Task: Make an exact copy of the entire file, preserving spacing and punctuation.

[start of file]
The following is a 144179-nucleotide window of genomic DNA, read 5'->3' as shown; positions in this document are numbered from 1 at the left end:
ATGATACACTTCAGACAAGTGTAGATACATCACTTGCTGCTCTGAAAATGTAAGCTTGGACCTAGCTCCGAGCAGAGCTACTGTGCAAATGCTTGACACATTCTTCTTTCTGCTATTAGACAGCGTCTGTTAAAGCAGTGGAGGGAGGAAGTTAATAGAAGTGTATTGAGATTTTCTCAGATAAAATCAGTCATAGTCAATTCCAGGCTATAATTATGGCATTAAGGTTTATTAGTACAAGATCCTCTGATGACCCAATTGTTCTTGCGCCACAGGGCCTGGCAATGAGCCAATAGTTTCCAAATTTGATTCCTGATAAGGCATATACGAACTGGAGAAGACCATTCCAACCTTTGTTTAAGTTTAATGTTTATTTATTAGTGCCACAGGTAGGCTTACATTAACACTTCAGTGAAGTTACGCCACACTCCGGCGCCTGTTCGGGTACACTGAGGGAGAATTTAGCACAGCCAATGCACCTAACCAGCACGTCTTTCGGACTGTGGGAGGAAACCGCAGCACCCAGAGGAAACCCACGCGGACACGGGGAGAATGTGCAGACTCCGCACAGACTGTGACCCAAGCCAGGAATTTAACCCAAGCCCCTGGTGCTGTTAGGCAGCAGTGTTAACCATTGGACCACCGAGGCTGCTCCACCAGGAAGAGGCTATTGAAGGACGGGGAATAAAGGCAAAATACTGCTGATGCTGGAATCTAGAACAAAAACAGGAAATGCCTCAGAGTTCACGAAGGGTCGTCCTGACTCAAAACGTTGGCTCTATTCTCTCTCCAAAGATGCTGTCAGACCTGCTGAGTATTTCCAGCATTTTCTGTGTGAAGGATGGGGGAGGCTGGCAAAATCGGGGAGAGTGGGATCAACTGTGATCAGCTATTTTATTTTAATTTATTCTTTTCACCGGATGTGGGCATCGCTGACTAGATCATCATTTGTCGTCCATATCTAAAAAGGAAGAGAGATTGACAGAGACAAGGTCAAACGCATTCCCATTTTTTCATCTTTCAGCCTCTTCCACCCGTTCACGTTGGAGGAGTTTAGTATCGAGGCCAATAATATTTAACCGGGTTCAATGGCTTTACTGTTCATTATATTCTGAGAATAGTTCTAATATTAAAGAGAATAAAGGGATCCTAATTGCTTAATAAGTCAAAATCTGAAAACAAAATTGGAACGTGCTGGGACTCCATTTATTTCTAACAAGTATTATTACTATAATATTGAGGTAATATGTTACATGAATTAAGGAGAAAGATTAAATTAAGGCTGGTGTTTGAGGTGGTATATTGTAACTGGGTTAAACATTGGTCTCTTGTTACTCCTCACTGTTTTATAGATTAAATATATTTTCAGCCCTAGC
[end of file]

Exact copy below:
The following is a 144179-nucleotide window of genomic DNA, read 5'->3' as shown; positions in this document are numbered from 1 at the left end:
ATGATACACTTCAGACAAGTGTAGATACATCACTTGCTGCTCTGAAAATGTAAGCTTGGACCTAGCTCCGAGCAGAGCTACTGTGCAAATGCTTGACACATTCTTCTTTCTGCTATTAGACAGCGTCTGTTAAAGCAGTGGAGGGAGGAAGTTAATAGAAGTGTATTGAGATTTTCTCAGATAAAATCAGTCATAGTCAATTCCAGGCTATAATTATGGCATTAAGGTTTATTAGTACAAGATCCTCTGATGACCCAATTGTTCTTGCGCCACAGGGCCTGGCAATGAGCCAATAGTTTCCAAATTTGATTCCTGATAAGGCATATACGAACTGGAGAAGACCATTCCAACCTTTGTTTAAGTTTAATGTTTATTTATTAGTGCCACAGGTAGGCTTACATTAACACTTCAGTGAAGTTACGCCACACTCCGGCGCCTGTTCGGGTACACTGAGGGAGAATTTAGCACAGCCAATGCACCTAACCAGCACGTCTTTCGGACTGTGGGAGGAAACCGCAGCACCCAGAGGAAACCCACGCGGACACGGGGAGAATGTGCAGACTCCGCACAGACTGTGACCCAAGCCAGGAATTTAACCCAAGCCCCTGGTGCTGTTAGGCAGCAGTGTTAACCATTGGACCACCGAGGCTGCTCCACCAGGAAGAGGCTATTGAAGGACGGGGAATAAAGGCAAAATACTGCTGATGCTGGAATCTAGAACAAAAACAGGAAATGCCTCAGAGTTCACGAAGGGTCGTCCTGACTCAAAACGTTGGCTCTATTCTCTCTCCAAAGATGCTGTCAGACCTGCTGAGTATTTCCAGCATTTTCTGTGTGAAGGATGGGGGAGGCTGGCAAAATCGGGGAGAGTGGGATCAACTGTGATCAGCTATTTTATTTTAATTTATTCTTTTCACCGGATGTGGGCATCGCTGACTAGATCATCATTTGTCGTCCATATCTAAAAAGGAAGAGAGATTGACAGAGACAAGGTCAAACGCATTCCCATTTTTTCATCTTTCAGCCTCTTCCACCCGTTCACGTTGGAGGAGTTTAGTATCGAGGCCAATAATATTTAACCGGGTTCAATGGCTTTACTGTTCATTATATTCTGAGAATAGTTCTAATATTAAAGAGAATAAAGGGATCCTAATTGCTTAATAAGTCAAAATCTGAAAACAAAATTGGAACGTGCTGGGACTCCATTTATTTCTAACAAGTATTATTACTATAATATTGAGGTAATATGTTACATGAATTAAGGAGAAAGATTAAATTAAGGCTGGTGTTTGAGGTGGTATATTGTAACTGGGTTAAACATTGGTCTCTTGTTACTCCTCACTGTTTTATAGATTAAATATATTTTCAGCCCTAGC